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Palauan Adjectives

The following is a brief discussion about Palauan adjectives. For a longer exploration, please refer to discussions of state verbs in the Joseph Handbooks. According to the official Lewis Joseph grammar book of Palauan, there are no Palauan parts of speech called adjectives. However, Palauan does, of course, have words used to describe other words. In English, we call these words adjectives. Examples of English adjectives are dangerous, beautiful, and hot.

Palauan Resulting State Verbs

In Palauan, words corresponding to English adjectives are called state verbs. There are several types of Palauan state verbs. The most common are resulting state verbs which occur as a result of a verb. Some examples:

Here is a list of seven random Palauan verbs and their resulting state verbs:

blelekl, v.r.s.repeated; revived.
blelekl a mla obelekl; meleklii, dulii e lmuut e lmuut; blelekl a cheldechedechal.
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chelub, v.r.s.(person) given gift or bribed; (thing) given as a gift.
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kldibel, v.r.s.(persons) called together or assembled (typically for the purpose of a meeting or sermon).
kldibel a klideb; cheldull; chelludel.
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klort, v.r.s.(road, etc.) scraped.
klort a mla mekort; kortii a rael; kmort, mengort er a bebul, kertel a rael.
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teliud, v.r.s.cut lengthwise or down the middle.
teliud a teluidel; mla metiud; tiuedii a sangdiang; tmiud a bobai, meliud; tudel a bobai.
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ulekedurs, v.r.s.laid, put or knocked down; put to bed.
ulekedurs a mla mokedurs; mla mo mechiuaiu; rengalek a ulekedurs er a blai.
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ulsiseb, v.r.s.put, pushed or forced in.
ulsiseb a mla mosiseb; ultuu; ulsiseb er a urreor; mla osisebii; osiseb; osisebel.
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Palauan Anticipating State Verbs

Anticipating state verbs in Palauan are like resulting state verbs. However, instead of describing the state of something after a verb has modified it, these describe the state of something before a verb is anticipated to modify it. Here's seven random Anticipating State Verbs:

kdoel, v.a.s.is to be put or placed down.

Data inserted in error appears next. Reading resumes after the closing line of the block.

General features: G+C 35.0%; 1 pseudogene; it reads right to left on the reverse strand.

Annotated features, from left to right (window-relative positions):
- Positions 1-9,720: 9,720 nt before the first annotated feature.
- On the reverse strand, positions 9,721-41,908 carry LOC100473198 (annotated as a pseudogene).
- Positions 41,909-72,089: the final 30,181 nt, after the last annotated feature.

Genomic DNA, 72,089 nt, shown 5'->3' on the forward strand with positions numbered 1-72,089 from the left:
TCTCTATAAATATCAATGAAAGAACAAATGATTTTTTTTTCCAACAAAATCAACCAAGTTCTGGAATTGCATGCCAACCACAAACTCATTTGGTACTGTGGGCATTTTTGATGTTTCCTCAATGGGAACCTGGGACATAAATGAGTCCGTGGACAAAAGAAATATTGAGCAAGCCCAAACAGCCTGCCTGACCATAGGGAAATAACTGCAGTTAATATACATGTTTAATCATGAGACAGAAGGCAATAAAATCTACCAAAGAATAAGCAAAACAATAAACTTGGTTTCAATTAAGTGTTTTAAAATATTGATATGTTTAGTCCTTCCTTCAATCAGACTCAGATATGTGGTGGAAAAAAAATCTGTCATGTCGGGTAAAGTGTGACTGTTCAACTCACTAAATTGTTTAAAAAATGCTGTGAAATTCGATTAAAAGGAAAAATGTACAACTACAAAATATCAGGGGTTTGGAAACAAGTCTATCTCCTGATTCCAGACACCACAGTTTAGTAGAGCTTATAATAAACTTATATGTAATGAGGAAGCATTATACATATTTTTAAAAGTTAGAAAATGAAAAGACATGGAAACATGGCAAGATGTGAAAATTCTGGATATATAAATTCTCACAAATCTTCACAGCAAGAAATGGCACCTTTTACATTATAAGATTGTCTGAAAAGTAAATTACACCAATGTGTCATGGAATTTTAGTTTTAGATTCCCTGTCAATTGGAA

kdoel a kirel el meked; kmedii a til, kmed a kall, menged er a tebel, kedeel a kall, lochang er a ulaol.
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okngemedall, v.a.s.is to be consumed or used up.
okngemedall a kirel el mokngemed; kirel mo diak; nguemed, usbechel a mekngit el kar a okngemedall.
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sbechall, v.a.s.is to be broken open.
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sisall, v.a.s.is to be deloused.
sisall a kirel el mesais a bdelul; mengai a kud er ngii.
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soadel, v.a.s.is to be separated or explained.
soadel a kirel el mesaod; kirel el obeketakl; soadel a chutem el kmo ng mor; meldung el tekoi a soadel
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tiuall, v.a.s.is to be rubbed or smoothed over or petted.
tiuall a kirel el metaiu; melaiu er ngii; toiuii a chimal; tmaiu a bedengel; tiuel.
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utebengall, v.a.s.is to be fixed or focused upon.
utebengall a kirel el mutab; kirel el mo medengelii; mtab a meldung, mtebengii a rael; remenges e nguelem a tekoi; utebengel.
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State Verbs with Related Nouns

In English, a common thing to do is to ask 'how XXXX is something,' where XXXX is an adjective. For example, 'how hot is that,' or 'how dangerous is that,' are common English expressions.

This is true in Palauan as well in a form like, 'ng uangarang a kleldelel,' which translates literally perhaps to something like, 'it is like what, its heat,' or figuratively as, 'how hot is it.' The word kleldelel is a possessed noun meaning 'its heat.' See the nouns page for a longer explanation of possessed nouns.

Many of these Palauan nouns have related state verbs which translate to, and are used as, English adjectives. Here is a list of seven random Palauan nouns along with their corresponding state verbs.

cherouwhite mushroom; white scar.cherouhaving a white scar; whitish; Caucasian.
bengtpurple colored sweet potato.bengtpurple colored sweet potato.
bangikoibutterfly; moth.bangikoiprone to moving from one girlfriend/boyfriend to another.
kobengodelvery strong current.kobengodelvery strong current.
klukuktomorrow; the next or following day.klukuk be tomorrow; be the next or following day.
bobaipapaya tree (including fruit).bobaidull; slow-witted.
chudelgrass.chudelgreen jobfish.

Reng Idioms as Adjectives

There are many Palauan expressions which use a state verb to describe the Palauan word reng which means spirit or heart. These are idioms which mean their literal and figurative meanings are not the same. Typically, but not always, the figurative meaning describes an emotion. An example is kesib a reng, which literally means a sweaty heart but figuratively it means to be angry. Here is a list of seven random examples of these reng idioms:

becheremremangel a rengulgreedy; stingy.
mengedecheduch er a rengulthink; say to oneself.
bletengel a rengulnonchalance; laziness.
uldellomel a rengulresponsible; purposeful; mature.
ungil a rengulhappy; glad; kind.
moalech a renguldisappointed; dismayed.
ukab er a rengul(something sentimental) arouses one's emotions (touch someone's figurative heart).

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